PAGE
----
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By Toby Westerman

September 20, 2002

As politicians in Moscow debate the restoration of a large, bronze statute, current U.S. press reports have not relayed the underlying significance of the image, or its continuing importance.

The statue commemorates Felix Dzerzhinsky, a Bolshevik who died in 1926, but whose legacy still inspires both pride and cold terror.

Although not a household name in the United States, Dzerzhinsky and his legacy have a direct impact upon America, as Moscow and Washington draw closer together as "strategic allies," but others perceive a relapse into old Soviet habits.

The popular mayor of Moscow, Yuri Luzhkov, has joined those favoring the restoration of the 14-ton monument, toppled in 1991 by crowds rejoicing over the collapse of Soviet authority. The statue now lies on the ground in a local Moscow park.

Luzhkov recently referred to the statue as a "beautiful architectural and artistic composition," according to a United Press International report.

Answering critics that Dzerzhinsky was a "butcher" who killed millions of his fellow citizens, Luzhkov "downplayed" Dzerzhinsky's role in the deaths that occurred in the early years of the Russian Revolution.

Luzhkov stated that, "We should remember that he solved the problem of homeless children and that he bailed out the railroads in a period of devastation," reported Radio Free Europe/Radio Liberty.

The debate over Dzerzhinsky's monument is part of an on-going rehabilitation of Soviet history. Postage stamps have been issued commemorating heroes of Russian espionage, according to the British Broadcasting Corporation, while the highly respected Italian news daily Corrier della Sera reports that Russian intelligence personnel are using a special calendar which lists former Soviet holidays.

The calendar also depicts a Soviet-era scene outside of Russian intelligence headquarters located on Lubyanka Street, with Dzerzhinsky's statue standing proudly erect.

Dzerzhinsky, on Lenin's orders, set up the first communist intelligence service in 1917, predating the establishment of the Soviet Union, which came into being in December 1922. The communist intelligence service's formal name was the "Extraordinary Commission for the Struggle against Counterrevolution, Espionage, Speculation, and Sabotage" - known by its Russian abbreviation, Checka.

All Russian intelligence officers -- active or retired, including Russian president Vladimir Putin -- still refer to themselves as "Chechists."

While press accounts generally report that Dzerzhinsky founded what later became the Russian intelligence services, and that he had a fearsome reputation, the public is left unaware of the kind of man or type of organization that still retains the admiration of Russia's professional spies.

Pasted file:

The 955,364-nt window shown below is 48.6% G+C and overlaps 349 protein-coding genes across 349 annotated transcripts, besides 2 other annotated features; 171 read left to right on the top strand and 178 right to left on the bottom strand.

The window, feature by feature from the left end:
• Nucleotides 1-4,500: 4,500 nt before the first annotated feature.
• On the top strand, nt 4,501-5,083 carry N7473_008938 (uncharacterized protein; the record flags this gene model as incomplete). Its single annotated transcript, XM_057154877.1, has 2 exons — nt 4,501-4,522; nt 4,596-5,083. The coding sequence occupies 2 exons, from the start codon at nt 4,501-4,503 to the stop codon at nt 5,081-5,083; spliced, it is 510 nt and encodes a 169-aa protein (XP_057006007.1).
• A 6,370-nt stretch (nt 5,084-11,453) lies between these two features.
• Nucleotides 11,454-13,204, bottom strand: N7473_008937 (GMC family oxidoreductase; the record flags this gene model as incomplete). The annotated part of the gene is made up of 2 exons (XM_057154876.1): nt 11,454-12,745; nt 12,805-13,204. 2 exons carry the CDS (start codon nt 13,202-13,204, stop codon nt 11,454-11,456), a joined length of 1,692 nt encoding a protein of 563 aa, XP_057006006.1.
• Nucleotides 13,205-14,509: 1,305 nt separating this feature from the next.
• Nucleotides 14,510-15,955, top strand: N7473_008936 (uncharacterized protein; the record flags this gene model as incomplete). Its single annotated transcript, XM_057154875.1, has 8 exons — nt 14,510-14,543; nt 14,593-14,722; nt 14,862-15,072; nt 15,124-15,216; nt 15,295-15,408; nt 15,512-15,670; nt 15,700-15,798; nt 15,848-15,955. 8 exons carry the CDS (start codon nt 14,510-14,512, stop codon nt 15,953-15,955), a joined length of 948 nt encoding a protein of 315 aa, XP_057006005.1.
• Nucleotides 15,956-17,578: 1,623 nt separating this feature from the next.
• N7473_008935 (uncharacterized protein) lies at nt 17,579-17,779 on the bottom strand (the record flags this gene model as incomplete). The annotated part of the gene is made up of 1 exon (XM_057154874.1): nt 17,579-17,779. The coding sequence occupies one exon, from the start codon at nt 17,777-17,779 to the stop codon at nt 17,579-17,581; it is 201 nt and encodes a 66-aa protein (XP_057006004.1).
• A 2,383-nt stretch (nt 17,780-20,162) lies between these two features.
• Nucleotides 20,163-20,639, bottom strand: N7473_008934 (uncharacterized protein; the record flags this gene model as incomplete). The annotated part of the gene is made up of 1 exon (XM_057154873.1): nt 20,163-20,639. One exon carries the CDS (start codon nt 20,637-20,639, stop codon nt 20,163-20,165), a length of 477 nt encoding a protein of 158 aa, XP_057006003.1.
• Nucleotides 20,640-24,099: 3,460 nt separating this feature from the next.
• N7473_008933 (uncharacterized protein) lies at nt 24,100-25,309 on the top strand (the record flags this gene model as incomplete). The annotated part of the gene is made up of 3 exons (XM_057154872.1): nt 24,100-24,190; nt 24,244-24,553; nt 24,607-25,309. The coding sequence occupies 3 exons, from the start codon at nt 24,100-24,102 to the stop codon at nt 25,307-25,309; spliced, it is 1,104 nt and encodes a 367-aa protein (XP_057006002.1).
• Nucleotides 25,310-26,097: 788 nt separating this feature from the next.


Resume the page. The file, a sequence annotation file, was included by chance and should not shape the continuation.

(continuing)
The following quotes indicating Dzerzhinky's ruthlessness are from The Black Book of Communism, an authoritative anthology on communism and its proponents.

Dzerzhinsky described the organization he sought to - and actually did - establish as "a mechanism that, in a truly revolutionary and suitably Bolshevik fashion, will filter out the counter revolutionaries once and for all!"

The men Dzerzhinsky wanted for the Checka were to be "determined comrades - solid, hard men without pity - who are ready to sacrifice everything for the sake of the revolution."

"Just round up all the most resolute people you can, who understand that there is nothing more effective than a bullet in the head to shut people up. Experience has shown that you only need a small number of people like that the turn a whole situation around," declared Dzerzhinsky.

Dzerzhinsky was, however, more than a simple murderer. He was also a clever counterintelligence director who learned from his Tsarist predecessors, and developed the art of deception far beyond anything previously known.

In order to undermine Russian refugee organizations hostile to the communist regime in Moscow, Dzerzhinsky invented and controlled false counterrevolutionary organizations, staged jail breaks of prominent anti-Communists, and is reported to have bombed Russian police stations.

The goal was to give the impression that counterrevolutionaries were in Russia, and needed support.

Dzerzhinsky's efforts were successful. Not only were important anti-Communist Russians lured back to Russia and to their deaths, but Britain's most renown spy of the era, Sidney Reilly, also fell into the trap, suffering the same deadly fate.

2002 Toby Westerman - All Rights Reserved

Toby Westerman is editor/publisher of International News Analysis Today - http"// - and its sister print report, International News Analysis. Westerman's sources include a wide variety of foreign language periodicals and short wave radio broadcasts, and he concentrates on topics ignored or suppressed by the dominant media. Westerman's work is independent of the media pundits and conventional wisdom - either from the right or the left.